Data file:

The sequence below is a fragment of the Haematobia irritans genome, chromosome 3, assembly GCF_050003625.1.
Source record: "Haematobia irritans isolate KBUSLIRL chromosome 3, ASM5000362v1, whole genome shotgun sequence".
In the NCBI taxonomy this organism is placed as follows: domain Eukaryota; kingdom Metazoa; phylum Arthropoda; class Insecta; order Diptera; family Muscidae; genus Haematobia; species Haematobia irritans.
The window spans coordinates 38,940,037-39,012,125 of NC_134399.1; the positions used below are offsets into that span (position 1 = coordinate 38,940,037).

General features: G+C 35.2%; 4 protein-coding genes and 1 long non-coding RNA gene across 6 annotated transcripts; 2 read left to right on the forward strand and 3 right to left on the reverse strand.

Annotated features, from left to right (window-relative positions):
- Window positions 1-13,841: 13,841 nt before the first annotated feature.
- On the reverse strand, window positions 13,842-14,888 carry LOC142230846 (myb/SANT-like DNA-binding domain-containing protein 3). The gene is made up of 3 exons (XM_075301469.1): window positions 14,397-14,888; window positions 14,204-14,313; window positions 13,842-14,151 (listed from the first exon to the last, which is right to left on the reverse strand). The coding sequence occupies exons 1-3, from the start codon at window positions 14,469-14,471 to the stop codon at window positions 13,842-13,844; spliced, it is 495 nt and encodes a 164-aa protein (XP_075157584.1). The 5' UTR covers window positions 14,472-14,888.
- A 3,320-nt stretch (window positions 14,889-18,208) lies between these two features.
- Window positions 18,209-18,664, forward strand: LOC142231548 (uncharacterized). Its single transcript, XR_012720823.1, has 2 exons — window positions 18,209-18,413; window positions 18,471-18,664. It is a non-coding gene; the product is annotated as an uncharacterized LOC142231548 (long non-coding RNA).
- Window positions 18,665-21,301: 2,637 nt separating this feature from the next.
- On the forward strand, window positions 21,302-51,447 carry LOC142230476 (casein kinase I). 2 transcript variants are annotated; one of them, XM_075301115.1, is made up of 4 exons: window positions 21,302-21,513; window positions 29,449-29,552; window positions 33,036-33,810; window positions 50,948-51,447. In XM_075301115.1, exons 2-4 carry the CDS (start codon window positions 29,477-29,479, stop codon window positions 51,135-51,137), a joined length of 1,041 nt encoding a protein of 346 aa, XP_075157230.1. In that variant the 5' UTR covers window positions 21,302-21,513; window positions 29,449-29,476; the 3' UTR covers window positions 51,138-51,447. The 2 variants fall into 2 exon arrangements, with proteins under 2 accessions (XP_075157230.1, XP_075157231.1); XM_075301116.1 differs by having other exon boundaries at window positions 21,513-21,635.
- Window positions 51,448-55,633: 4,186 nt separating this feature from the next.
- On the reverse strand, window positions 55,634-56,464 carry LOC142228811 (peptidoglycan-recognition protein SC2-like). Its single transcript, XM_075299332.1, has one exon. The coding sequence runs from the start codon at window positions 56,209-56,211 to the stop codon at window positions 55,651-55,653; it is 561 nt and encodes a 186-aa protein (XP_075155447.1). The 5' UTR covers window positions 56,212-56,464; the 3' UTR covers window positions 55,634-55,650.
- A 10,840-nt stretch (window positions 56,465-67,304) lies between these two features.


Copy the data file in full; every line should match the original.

The sequence below is a fragment of the Haematobia irritans genome, chromosome 3, assembly GCF_050003625.1.
Source record: "Haematobia irritans isolate KBUSLIRL chromosome 3, ASM5000362v1, whole genome shotgun sequence".
In the NCBI taxonomy this organism is placed as follows: domain Eukaryota; kingdom Metazoa; phylum Arthropoda; class Insecta; order Diptera; family Muscidae; genus Haematobia; species Haematobia irritans.
The window spans coordinates 38,940,037-39,012,125 of NC_134399.1; the positions used below are offsets into that span (position 1 = coordinate 38,940,037).

General features: G+C 35.2%; 4 protein-coding genes and 1 long non-coding RNA gene across 6 annotated transcripts; 2 read left to right on the forward strand and 3 right to left on the reverse strand.

Annotated features, from left to right (window-relative positions):
- Window positions 1-13,841: 13,841 nt before the first annotated feature.
- On the reverse strand, window positions 13,842-14,888 carry LOC142230846 (myb/SANT-like DNA-binding domain-containing protein 3). The gene is made up of 3 exons (XM_075301469.1): window positions 14,397-14,888; window positions 14,204-14,313; window positions 13,842-14,151 (listed from the first exon to the last, which is right to left on the reverse strand). The coding sequence occupies exons 1-3, from the start codon at window positions 14,469-14,471 to the stop codon at window positions 13,842-13,844; spliced, it is 495 nt and encodes a 164-aa protein (XP_075157584.1). The 5' UTR covers window positions 14,472-14,888.
- A 3,320-nt stretch (window positions 14,889-18,208) lies between these two features.
- Window positions 18,209-18,664, forward strand: LOC142231548 (uncharacterized). Its single transcript, XR_012720823.1, has 2 exons — window positions 18,209-18,413; window positions 18,471-18,664. It is a non-coding gene; the product is annotated as an uncharacterized LOC142231548 (long non-coding RNA).
- Window positions 18,665-21,301: 2,637 nt separating this feature from the next.
- On the forward strand, window positions 21,302-51,447 carry LOC142230476 (casein kinase I). 2 transcript variants are annotated; one of them, XM_075301115.1, is made up of 4 exons: window positions 21,302-21,513; window positions 29,449-29,552; window positions 33,036-33,810; window positions 50,948-51,447. In XM_075301115.1, exons 2-4 carry the CDS (start codon window positions 29,477-29,479, stop codon window positions 51,135-51,137), a joined length of 1,041 nt encoding a protein of 346 aa, XP_075157230.1. In that variant the 5' UTR covers window positions 21,302-21,513; window positions 29,449-29,476; the 3' UTR covers window positions 51,138-51,447. The 2 variants fall into 2 exon arrangements, with proteins under 2 accessions (XP_075157230.1, XP_075157231.1); XM_075301116.1 differs by having other exon boundaries at window positions 21,513-21,635.
- Window positions 51,448-55,633: 4,186 nt separating this feature from the next.
- On the reverse strand, window positions 55,634-56,464 carry LOC142228811 (peptidoglycan-recognition protein SC2-like). Its single transcript, XM_075299332.1, has one exon. The coding sequence runs from the start codon at window positions 56,209-56,211 to the stop codon at window positions 55,651-55,653; it is 561 nt and encodes a 186-aa protein (XP_075155447.1). The 5' UTR covers window positions 56,212-56,464; the 3' UTR covers window positions 55,634-55,650.
- A 10,840-nt stretch (window positions 56,465-67,304) lies between these two features.